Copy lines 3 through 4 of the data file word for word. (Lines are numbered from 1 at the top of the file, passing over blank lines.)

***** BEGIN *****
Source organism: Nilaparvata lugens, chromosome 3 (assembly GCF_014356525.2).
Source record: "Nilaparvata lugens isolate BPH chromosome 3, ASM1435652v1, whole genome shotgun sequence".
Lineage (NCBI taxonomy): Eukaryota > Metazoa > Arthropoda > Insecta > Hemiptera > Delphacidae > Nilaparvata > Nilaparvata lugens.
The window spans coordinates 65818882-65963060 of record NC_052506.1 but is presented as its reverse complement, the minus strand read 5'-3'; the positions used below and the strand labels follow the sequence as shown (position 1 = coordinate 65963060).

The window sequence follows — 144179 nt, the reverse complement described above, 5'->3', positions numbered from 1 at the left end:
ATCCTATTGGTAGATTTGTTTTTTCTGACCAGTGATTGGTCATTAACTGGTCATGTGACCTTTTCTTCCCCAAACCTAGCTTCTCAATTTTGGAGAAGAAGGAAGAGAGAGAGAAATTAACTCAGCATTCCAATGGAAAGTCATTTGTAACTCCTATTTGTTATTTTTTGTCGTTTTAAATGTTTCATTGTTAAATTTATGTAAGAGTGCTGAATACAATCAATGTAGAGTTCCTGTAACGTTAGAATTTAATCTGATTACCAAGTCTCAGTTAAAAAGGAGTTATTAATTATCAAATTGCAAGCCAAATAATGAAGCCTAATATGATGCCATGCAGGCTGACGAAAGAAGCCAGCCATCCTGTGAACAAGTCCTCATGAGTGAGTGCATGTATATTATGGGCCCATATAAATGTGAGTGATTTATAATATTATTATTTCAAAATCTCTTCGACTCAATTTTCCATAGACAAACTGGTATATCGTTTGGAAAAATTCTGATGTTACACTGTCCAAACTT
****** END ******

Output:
Lineage (NCBI taxonomy): Eukaryota > Metazoa > Arthropoda > Insecta > Hemiptera > Delphacidae > Nilaparvata > Nilaparvata lugens.
The window spans coordinates 65818882-65963060 of record NC_052506.1 but is presented as its reverse complement, the minus strand read 5'-3'; the positions used below and the strand labels follow the sequence as shown (position 1 = coordinate 65963060).